To install click the Add extension button. That's it.

The source code for the WIKI 2 extension is being checked by specialists of the Mozilla Foundation, Google, and Apple. You could also do it yourself at any point in time.

4,5
Kelly Slayton
Congratulations on this excellent venture… what a great idea!
Alexander Grigorievskiy
I use WIKI 2 every day and almost forgot how the original Wikipedia looks like.
What we do. Every page goes through several hundred of perfecting techniques; in live mode. Quite the same Wikipedia. Just better.
.
Leo
Newton
Brights
Milds

From Wikipedia, the free encyclopedia

Luna 25
Maquette-Luna-Glob-Lander-b-DSC 0075.jpg
Maquette of Luna 25 Moon lander
NamesLuna-Glob lander
Mission typeTechnology, Reconnaissance
OperatorSRI RAS (IKI RAN)
Mission duration1 year (planned) [1]
Spacecraft properties
Spacecraft typeRobotic lander
ManufacturerNPO Lavochkin
Launch mass1,750 kg (3,860 lb) [2]
Payload mass30 kg (66 lb)
Start of mission
Launch date1 October 2021 [3]
RocketSoyuz-2.1b / Fregat-M[4]
Launch siteBaikonur or Vostochny[2]
Moon lander
Landing siteBoguslavsky crater[5][6]
 

Luna 25 (Luna-Glob lander) [7] is a planned lunar lander mission by Roscosmos. It will land near the lunar south pole at the Boguslavsky crater.[2] It was renamed from Luna-Glob lander to Luna 25 to emphasize the continuity of the Soviet Luna programme from the 1970s, though it is still part of what was at one point conceptualized as the Luna-Glob lunar exploration program. The launch is scheduled for October 2021.[5]

History

Nascent plans for what is now Luna 25 began in the late 1990s, with the evaluation of two spacecraft designs having taken place by 1998. Attempts to revive and complete the project continued throughout the 2000s and were punctuated by an aborted attempt at international cooperation via a merger with JAXA's now-cancelled Lunar-A orbiter, and pressure from another attempted cooperative lunar mission with Indian Space Research Organisation (ISRO) (which continued without Russia's involvement).[8]

Delays in the 2010s came first from the significant rework and delay brought on by the failure of Phobos-Grunt in 2011. This is the point at which the modern Luna 25 design was developed. Later, work on the lander was slowed by resource pressures being placed upon spacecraft developer NPO Lavochkin, such as the weather satellite Elektro-L No.2 and the Spektr-RG observatory [9] as well the landing platform Russia is contributing to ExoMars 2020.[10]

By 2017, the propulsion system for the spacecraft was in assembly.[11]

Mission

Initial mission plans called for a lander and orbiter, with the latter also deploying impact penetrators. In its current form, Luna 25 is a lander only, with a primary mission of proving out the landing technology. The mission will carry 30 kg (66 lb) of scientific instruments, including a robotic arm for soil samples and possible drilling hardware.[2][12]

The launch is currently planned for October 2021 on a Soyuz-2.1b rocket with Fregat-M upper stage, from Baikonur or Vostochny.[5]

Science payload

The lander will feature a 30 kg (66 lb) payload composed by 9 notional science instruments:[13][1]

  • ADRON-LR, active neutron and gamma-ray analysis of regolith
  • ARIES-L, measurement of plasma in the exosphere
  • LASMA-LR, laser mass-spectrometer
  • LIS-TV-RPM, infrared spectrometry of minerals and imaging
  • PmL, measurement of dust and micro-meteorites
  • THERMO-L, measurement of the thermal properties of regolith
  • STS-L, panoramic and local imaging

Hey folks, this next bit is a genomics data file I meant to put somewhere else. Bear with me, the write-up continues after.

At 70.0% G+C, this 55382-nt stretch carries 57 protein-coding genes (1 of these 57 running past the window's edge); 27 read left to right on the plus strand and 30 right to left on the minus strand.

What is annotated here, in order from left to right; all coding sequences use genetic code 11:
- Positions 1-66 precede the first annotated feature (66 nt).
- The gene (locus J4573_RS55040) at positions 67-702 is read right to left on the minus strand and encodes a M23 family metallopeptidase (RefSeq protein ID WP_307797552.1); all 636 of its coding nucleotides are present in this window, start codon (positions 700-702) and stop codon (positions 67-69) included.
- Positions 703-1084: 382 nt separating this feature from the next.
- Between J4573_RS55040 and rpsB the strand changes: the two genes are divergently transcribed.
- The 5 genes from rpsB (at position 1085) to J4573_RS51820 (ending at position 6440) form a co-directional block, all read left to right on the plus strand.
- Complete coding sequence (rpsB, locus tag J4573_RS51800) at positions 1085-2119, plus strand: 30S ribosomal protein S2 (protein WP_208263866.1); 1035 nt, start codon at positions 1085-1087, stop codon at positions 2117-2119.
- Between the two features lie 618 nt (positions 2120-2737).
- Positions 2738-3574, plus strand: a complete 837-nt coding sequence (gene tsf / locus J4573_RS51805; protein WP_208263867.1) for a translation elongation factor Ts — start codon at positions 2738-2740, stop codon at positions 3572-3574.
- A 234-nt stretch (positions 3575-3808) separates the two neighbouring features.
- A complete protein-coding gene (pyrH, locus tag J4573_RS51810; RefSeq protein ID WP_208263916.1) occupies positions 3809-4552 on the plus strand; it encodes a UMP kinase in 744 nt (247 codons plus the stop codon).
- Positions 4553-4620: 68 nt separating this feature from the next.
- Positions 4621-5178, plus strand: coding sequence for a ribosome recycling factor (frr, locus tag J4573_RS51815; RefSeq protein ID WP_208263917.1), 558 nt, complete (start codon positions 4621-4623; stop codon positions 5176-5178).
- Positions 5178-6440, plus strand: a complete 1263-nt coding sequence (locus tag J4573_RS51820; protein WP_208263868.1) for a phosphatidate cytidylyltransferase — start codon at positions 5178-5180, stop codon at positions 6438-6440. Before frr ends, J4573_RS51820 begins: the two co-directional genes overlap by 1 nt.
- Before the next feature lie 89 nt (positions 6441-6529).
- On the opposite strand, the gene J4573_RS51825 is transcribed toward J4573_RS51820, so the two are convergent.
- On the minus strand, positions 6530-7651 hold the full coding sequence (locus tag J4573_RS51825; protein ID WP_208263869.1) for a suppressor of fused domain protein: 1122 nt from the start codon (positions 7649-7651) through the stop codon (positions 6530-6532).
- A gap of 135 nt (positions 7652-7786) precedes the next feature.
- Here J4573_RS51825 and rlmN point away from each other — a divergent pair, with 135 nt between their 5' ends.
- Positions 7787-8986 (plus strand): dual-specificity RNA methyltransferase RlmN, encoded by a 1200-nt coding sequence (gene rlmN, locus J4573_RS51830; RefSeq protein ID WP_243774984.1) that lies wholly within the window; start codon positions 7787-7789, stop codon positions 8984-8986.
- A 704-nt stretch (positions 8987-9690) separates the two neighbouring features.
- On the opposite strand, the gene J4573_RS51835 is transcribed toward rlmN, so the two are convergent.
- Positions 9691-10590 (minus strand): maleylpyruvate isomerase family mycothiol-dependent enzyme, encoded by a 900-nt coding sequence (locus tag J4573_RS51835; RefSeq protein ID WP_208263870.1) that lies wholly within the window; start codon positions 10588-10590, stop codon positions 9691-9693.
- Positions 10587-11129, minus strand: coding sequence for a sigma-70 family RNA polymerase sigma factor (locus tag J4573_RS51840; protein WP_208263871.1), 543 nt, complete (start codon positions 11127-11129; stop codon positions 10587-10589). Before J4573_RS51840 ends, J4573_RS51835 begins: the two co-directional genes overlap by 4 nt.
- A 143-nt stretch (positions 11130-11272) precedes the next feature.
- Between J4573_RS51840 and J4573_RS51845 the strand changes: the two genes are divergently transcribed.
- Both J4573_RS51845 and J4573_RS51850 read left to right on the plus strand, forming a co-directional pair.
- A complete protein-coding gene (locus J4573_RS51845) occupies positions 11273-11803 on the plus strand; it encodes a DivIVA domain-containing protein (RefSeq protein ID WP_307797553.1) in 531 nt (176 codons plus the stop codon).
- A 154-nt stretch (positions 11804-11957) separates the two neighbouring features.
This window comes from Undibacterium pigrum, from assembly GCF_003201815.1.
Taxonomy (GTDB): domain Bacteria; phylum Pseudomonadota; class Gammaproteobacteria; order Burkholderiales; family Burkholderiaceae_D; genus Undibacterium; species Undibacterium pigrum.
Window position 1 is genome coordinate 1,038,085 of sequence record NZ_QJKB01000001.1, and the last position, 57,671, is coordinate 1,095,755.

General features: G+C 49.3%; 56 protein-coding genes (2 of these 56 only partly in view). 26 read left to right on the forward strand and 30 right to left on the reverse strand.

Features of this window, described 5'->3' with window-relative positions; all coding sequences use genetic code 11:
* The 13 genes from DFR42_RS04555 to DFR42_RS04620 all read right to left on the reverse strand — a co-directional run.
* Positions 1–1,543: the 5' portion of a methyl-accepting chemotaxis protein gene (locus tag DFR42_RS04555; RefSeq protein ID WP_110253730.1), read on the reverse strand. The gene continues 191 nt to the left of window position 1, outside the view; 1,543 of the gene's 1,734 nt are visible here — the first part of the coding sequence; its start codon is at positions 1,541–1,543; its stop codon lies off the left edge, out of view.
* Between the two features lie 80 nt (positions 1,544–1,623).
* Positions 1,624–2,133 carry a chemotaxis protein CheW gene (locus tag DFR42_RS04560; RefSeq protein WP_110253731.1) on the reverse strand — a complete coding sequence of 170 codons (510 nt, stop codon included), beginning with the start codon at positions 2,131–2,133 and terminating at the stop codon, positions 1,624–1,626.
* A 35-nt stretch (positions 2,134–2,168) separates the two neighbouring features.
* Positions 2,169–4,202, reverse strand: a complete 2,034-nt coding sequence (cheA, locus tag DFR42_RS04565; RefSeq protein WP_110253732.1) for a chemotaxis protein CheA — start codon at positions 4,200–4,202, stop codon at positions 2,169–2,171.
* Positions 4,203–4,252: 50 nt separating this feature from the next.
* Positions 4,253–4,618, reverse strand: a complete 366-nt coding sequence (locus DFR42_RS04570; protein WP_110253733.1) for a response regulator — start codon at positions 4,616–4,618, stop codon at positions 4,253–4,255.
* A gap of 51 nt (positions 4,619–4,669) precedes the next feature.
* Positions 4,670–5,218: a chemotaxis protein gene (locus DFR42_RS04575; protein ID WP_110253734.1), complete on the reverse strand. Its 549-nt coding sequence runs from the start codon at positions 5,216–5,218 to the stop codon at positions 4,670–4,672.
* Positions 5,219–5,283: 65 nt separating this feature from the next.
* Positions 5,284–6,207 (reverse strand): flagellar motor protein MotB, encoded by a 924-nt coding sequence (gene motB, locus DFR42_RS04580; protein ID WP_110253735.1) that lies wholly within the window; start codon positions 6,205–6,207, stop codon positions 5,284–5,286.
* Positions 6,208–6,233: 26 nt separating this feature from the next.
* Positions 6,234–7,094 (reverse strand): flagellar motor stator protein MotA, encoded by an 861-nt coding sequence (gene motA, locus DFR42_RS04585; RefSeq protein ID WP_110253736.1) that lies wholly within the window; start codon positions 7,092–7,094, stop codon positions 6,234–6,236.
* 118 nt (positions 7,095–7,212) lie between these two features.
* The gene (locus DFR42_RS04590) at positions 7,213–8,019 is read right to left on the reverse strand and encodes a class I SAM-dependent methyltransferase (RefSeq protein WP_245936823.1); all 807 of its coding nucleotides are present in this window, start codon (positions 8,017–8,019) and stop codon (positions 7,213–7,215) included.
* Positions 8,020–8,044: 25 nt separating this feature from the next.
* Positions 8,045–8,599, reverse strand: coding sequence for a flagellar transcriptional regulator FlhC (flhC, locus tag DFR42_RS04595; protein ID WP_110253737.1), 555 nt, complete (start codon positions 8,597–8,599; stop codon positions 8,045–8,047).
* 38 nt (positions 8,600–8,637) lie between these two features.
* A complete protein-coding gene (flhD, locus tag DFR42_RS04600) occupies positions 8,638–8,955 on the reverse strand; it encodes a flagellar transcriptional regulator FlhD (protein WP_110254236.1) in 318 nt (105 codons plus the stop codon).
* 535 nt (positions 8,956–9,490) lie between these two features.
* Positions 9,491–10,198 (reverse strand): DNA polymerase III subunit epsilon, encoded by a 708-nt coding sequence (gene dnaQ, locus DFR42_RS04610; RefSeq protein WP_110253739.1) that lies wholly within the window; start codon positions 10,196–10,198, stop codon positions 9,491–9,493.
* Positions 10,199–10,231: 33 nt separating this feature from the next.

• Laser retroreflector, Moon libration and ranging experiments
  • BUNI, power and science data support

LINA-XSAN, a Swedish payload, was to fly with Luna 25, but delays to the launch date caused Sweden to cancel this plan. Instead, LINA-XSAN flew on Chang'e 4 in 2019.[14]

See also

References

  1. ^ a b Carter, Jamie (26 July 2019). "A Soviet-Era "Moon Digger" Program Is Being Revived To Hunt For Water At The Moon's South Pole". Forbes. Retrieved 14 January 2020.
  2. ^ a b c d Krebs, Gunter (3 December 2019). "Luna-Glob (Luna 25)". Gunter's Space Page. Retrieved 14 January 2020.
  3. ^ "Russian Launch Manifest". sworld.com.au. Retrieved 23 February 2021.
  4. ^ Mitrofanov, Igor. "Luna-Glob" and "Luna-Resurs": science goals, payload and status (PDF). EGU General Assembly 2014.
  5. ^ a b c "Россия запустит космический аппарат на Луну 1 октября 2021 года" [Russia will launch a spacecraft to the moon on October 1, 2021] (in Russian). RIA Novosti. 17 March 2020. Retrieved 18 March 2020.
  6. ^ Russia's Luna-25 lunar landing station scheduled for 2019 Russian Aviation 25 January 2018
  7. ^ "Missions to the Moon". The Planetary Society. Retrieved 14 January 2020.
  8. ^ Zak, Anatoly (19 June 2019). "Luna-Glob project". RussianSpaceWeb.com. Retrieved 14 January 2020.
  9. ^ Zak, Anatoly (11 December 2017). "Luna-Glob (Luna-25) project in 2013". RussianSpaceWeb.com. Retrieved 15 March 2018.
  10. ^ Zak, Anatoly (12 January 2018). "Development of the Luna-Glob project in 2014 and 2015". RussianSpaceWeb.com. Retrieved 15 March 2018.
  11. ^ Zak, Anatoly (31 March 2018). "Luna-Glob's stop and go". RussianSpaceWeb.com. Retrieved 14 January 2020.
  12. ^ Zak, Anatoly (9 October 2019). "The Luna-Glob lander". RussianSpaceWeb.com. Retrieved 14 January 2020.
  13. ^ "Luna-25 (Luna-Glob Lander) Payload". Iki.rssi.ru.
  14. ^ Pillet, Nicolas (25 June 2018). "Russia's Luna-Glob faces technical, political and ballistic issues". NASASpaceFlight.com. Retrieved 14 January 2020.

External links

This page was last edited on 14 July 2021, at 18:11
Basis of this page is in Wikipedia. Text is available under the CC BY-SA 3.0 Unported License. Non-text media are available under their specified licenses. Wikipedia® is a registered trademark of the Wikimedia Foundation, Inc. WIKI 2 is an independent company and has no affiliation with Wikimedia Foundation.